Loading ...
Sorry, an error occurred while loading the content.

Lost Link to simple pano bracket

Expand Messages
  • Peter Reimer
    Hello everybody, i remember a very simple panobracket, essentially made by diagonally bending a piece of aluminium and drilling two holes (See my little piece
    Message 1 of 15 , Mar 30, 2007
    • 0 Attachment
      Hello everybody,

      i remember a very simple panobracket, essentially made by diagonally
      bending a piece of aluminium and drilling two holes (See my little piece
      of ascii art).
      ____
      \ \
      \ o \
      \ \
      \ \ ____
      \ \/ o /
      \ \ /
      \___\/

      I checked the Wiki http://wiki.panotools.org/Heads and searched the list
      but i could find a link. Does anybody have it?

      Thanks in advance,
      Peter
    • Milko Amorth
      Hi Peter, ... This one is not bend but it could be done with bending. http://michel.thoby.free.fr/Nadir/Slim/Slim_rotator.html Cheers, Milko -- Milko Amorth
      Message 2 of 15 , Mar 30, 2007
      • 0 Attachment
        Hi Peter,

        > i remember a very simple panobracket

        This one is not bend but it could be done with bending.
        http://michel.thoby.free.fr/Nadir/Slim/Slim_rotator.html

        Cheers, Milko




        --
        Milko Amorth
        360° Immersive Imaging
        Photographic Virtual Reality
        VRCanada.ca
        604.561.5101
        Skype me @ vrdundee
        Member of IVRPA.org
        Contributor to the World Wide Panorama Project
      • ptgroup
        Hello Peter, just look into our forum here: http://www.panorama-community.net/thread.php?threadid=450 or
        Message 3 of 15 , Mar 30, 2007
        • 0 Attachment
          Hello Peter,
          just look into our forum here:
          http://www.panorama-community.net/thread.php?threadid=450

          or
          http://www.panorama-community.net/thread.php?threadid=216

          there are 2 members working on this kind of bracket.
          Just give them a PN - they will be happy to help you.

          Ciao
          Mike
          mhc1


          -----Ursprüngliche Nachricht-----
          Von: PanoToolsNG@yahoogroups.com [mailto:PanoToolsNG@yahoogroups.com]Im
          Auftrag von Peter Reimer
          Gesendet: Freitag, 30. März 2007 11:35
          An: PanoToolsNG@yahoogroups.com
          Betreff: [PanoToolsNG] Lost Link to simple pano bracket


          Hello everybody,

          i remember a very simple panobracket, essentially made by diagonally
          bending a piece of aluminium and drilling two holes (See my little piece
          of ascii art).
          ____
          \ \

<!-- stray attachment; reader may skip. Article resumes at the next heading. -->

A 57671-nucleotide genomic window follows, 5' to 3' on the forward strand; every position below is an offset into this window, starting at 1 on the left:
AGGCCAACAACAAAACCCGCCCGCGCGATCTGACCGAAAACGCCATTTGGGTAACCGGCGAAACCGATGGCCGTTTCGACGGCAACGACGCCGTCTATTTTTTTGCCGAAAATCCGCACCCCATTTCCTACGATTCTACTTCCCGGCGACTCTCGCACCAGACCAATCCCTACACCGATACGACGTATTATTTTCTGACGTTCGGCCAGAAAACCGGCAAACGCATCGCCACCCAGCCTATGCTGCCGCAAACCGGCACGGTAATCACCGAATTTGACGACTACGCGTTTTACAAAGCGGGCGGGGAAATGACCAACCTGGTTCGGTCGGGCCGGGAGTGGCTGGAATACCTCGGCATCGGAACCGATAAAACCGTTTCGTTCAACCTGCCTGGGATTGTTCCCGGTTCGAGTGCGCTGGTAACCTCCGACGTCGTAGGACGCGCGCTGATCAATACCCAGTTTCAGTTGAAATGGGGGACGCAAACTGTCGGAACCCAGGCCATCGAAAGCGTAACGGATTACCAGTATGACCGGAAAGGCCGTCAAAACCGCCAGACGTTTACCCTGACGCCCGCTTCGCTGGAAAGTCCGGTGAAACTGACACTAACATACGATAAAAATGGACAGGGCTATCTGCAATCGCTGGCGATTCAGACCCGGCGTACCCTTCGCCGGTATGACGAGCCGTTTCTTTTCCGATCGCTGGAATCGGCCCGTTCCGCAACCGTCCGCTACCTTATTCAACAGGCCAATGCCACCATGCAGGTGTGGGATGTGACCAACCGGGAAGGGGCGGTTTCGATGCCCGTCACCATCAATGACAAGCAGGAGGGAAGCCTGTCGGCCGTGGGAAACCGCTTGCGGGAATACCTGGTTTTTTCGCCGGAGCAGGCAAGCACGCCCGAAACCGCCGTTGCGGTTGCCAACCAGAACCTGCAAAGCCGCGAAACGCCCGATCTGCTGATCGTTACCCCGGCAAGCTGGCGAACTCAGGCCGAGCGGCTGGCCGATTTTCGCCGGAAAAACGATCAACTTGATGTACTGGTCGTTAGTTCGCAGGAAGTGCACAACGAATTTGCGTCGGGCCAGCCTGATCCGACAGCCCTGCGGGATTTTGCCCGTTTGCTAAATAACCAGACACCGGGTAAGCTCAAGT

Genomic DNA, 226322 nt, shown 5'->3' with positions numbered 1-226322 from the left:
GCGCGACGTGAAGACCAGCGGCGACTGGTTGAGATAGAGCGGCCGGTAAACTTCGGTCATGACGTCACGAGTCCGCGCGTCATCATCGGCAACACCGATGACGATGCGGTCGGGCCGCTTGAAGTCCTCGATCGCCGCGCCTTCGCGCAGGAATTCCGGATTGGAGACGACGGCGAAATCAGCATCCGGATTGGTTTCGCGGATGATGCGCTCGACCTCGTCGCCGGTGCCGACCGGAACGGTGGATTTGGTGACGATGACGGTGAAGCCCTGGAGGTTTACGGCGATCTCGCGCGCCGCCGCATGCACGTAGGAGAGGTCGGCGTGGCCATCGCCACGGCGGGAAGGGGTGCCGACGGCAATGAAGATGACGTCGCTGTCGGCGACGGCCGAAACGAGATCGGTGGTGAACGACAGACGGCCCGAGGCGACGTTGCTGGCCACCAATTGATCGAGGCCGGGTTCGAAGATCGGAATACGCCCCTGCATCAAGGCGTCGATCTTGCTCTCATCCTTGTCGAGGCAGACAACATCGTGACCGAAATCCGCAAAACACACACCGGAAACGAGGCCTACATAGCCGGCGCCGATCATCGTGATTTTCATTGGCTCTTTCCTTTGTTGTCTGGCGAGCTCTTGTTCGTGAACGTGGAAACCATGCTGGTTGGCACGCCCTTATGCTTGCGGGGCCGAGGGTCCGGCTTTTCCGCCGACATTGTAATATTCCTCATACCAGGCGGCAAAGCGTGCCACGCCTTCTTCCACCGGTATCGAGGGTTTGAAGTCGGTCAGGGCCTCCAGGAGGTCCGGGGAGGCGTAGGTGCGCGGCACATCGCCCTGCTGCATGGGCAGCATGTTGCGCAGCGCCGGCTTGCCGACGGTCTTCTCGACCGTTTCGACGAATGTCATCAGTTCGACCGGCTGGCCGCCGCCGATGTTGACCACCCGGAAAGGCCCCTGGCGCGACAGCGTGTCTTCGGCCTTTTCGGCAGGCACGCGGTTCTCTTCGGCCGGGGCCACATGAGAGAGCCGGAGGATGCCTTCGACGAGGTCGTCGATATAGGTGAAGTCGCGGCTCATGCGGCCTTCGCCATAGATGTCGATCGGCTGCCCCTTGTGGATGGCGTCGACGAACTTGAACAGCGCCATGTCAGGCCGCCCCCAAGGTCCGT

\ o \
          \ \
          \ \ ____
          \ \/ o /
          \ \ /
          \___\/

          I checked the Wiki http://wiki.panotools.org/Heads and searched the list
          but i could find a link. Does anybody have it?

          Thanks in advance,
          Peter


          --

          Yahoo! Groups Links



          --
          No virus found in this incoming message.
          Checked by AVG Free Edition.
          Version: 7.5.446 / Virus Database: 268.18.22/739 - Release Date: 29.03.2007 13:36
        • Peter Reimer
          Hi Mike, not the site i remembered, but the right bracket. Thanks, Peter
          Message 4 of 15 , Mar 30, 2007
          • 0 Attachment
            Hi Mike,

            not the site i remembered, but the right bracket.

            Thanks,
            Peter

            ptgroup schrieb:
            > http://www.panorama-community.net/thread.php?threadid=450
            >
            > or
            > http://www.panorama-community.net/thread.php?threadid=216
            >
            >
          • Roger Berry
            Is this what you re looking for? Here s a photo of my setup. Take a heavy piece aluminum, a large hammer and use a vice to bend the aluminum. Drill a few holes
            Message 5 of 15 , Mar 30, 2007
            • 0 Attachment
              Is this what you're looking for?

              Here's a photo of my setup. Take a heavy piece aluminum, a large
              hammer and use a vice to bend the aluminum. Drill a few holes and
              stick some rubber no-slip on the bracket and your done. The second
              hole is for my Canon 10-22mm lens. It also has a bubble level that I
              never have time to use, but it looks good! This is very small, light
              weight, bullet proof, and close to idiot proof which makes it perfect
              for me!
              The Sigma 8mm lens rests on the knob pointing the camera down
              slightly for 4 shots round where you end up seeing my hands holding
              the monopod or pole.
              http://www.camelphotos.com/pic3/pano_head.jpg

              Here's a photo looking down my monopod where you can see how the lens
              just about hangs over my homemade pano head.
              http://CamelPhotos.com/pic3/panohead.jpg

              Roger Berry
              http://360VRphotos.com



              --- In PanoToolsNG@yahoogroups.com, Peter Reimer <peter@...> wrote:
              >
              > Hello everybody,
              >